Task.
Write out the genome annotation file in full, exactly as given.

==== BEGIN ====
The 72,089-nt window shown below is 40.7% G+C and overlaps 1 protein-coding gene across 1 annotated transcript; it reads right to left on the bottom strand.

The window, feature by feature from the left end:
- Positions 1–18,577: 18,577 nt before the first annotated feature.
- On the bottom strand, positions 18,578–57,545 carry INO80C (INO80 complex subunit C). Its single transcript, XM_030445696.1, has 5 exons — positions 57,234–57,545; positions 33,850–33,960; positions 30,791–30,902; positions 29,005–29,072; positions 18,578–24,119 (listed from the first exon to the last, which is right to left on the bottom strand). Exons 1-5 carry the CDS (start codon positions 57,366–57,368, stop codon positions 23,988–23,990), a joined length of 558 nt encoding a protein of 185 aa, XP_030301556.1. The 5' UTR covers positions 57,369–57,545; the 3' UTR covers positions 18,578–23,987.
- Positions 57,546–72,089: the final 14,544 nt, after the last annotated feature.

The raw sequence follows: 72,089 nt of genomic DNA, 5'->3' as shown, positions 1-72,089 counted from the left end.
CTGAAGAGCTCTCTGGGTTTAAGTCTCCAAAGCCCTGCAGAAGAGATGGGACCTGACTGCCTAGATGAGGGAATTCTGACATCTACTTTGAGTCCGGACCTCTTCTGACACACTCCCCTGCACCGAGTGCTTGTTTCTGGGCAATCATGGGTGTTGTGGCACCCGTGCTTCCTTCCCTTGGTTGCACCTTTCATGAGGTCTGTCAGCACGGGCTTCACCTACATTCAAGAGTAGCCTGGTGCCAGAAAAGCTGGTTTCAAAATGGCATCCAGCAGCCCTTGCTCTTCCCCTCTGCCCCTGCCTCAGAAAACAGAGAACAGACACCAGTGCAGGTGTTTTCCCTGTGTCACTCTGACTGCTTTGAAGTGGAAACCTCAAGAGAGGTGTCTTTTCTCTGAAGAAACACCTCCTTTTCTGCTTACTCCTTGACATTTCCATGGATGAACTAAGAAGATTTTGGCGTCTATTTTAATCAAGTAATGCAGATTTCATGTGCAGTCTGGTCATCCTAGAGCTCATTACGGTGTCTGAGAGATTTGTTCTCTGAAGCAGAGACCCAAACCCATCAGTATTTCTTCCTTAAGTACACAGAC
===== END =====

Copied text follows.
The 72,089-nt window shown below is 40.7% G+C and overlaps 1 protein-coding gene across 1 annotated transcript; it reads right to left on the bottom strand.

The window, feature by feature from the left end:
- Positions 1–18,577: 18,577 nt before the first annotated feature.
- On the bottom strand, positions 18,578–57,545 carry INO80C (INO80 complex subunit C). Its single transcript, XM_030445696.1, has 5 exons — positions 57,234–57,545; positions 33,850–33,960; positions 30,791–30,902; positions 29,005–29,072; positions 18,578–24,119 (listed from the first exon to the last, which is right to left on the bottom strand). Exons 1-5 carry the CDS (start codon positions 57,366–57,368, stop codon positions 23,988–23,990), a joined length of 558 nt encoding a protein of 185 aa, XP_030301556.1. The 5' UTR covers positions 57,369–57,545; the 3' UTR covers positions 18,578–23,987.
- Positions 57,546–72,089: the final 14,544 nt, after the last annotated feature.

The raw sequence follows: 72,089 nt of genomic DNA, 5'->3' as shown, positions 1-72,089 counted from the left end.
CTGAAGAGCTCTCTGGGTTTAAGTCTCCAAAGCCCTGCAGAAGAGATGGGACCTGACTGCCTAGATGAGGGAATTCTGACATCTACTTTGAGTCCGGACCTCTTCTGACACACTCCCCTGCACCGAGTGCTTGTTTCTGGGCAATCATGGGTGTTGTGGCACCCGTGCTTCCTTCCCTTGGTTGCACCTTTCATGAGGTCTGTCAGCACGGGCTTCACCTACATTCAAGAGTAGCCTGGTGCCAGAAAAGCTGGTTTCAAAATGGCATCCAGCAGCCCTTGCTCTTCCCCTCTGCCCCTGCCTCAGAAAACAGAGAACAGACACCAGTGCAGGTGTTTTCCCTGTGTCACTCTGACTGCTTTGAAGTGGAAACCTCAAGAGAGGTGTCTTTTCTCTGAAGAAACACCTCCTTTTCTGCTTACTCCTTGACATTTCCATGGATGAACTAAGAAGATTTTGGCGTCTATTTTAATCAAGTAATGCAGATTTCATGTGCAGTCTGGTCATCCTAGAGCTCATTACGGTGTCTGAGAGATTTGTTCTCTGAAGCAGAGACCCAAACCCATCAGTATTTCTTCCTTAAGTACACAGAC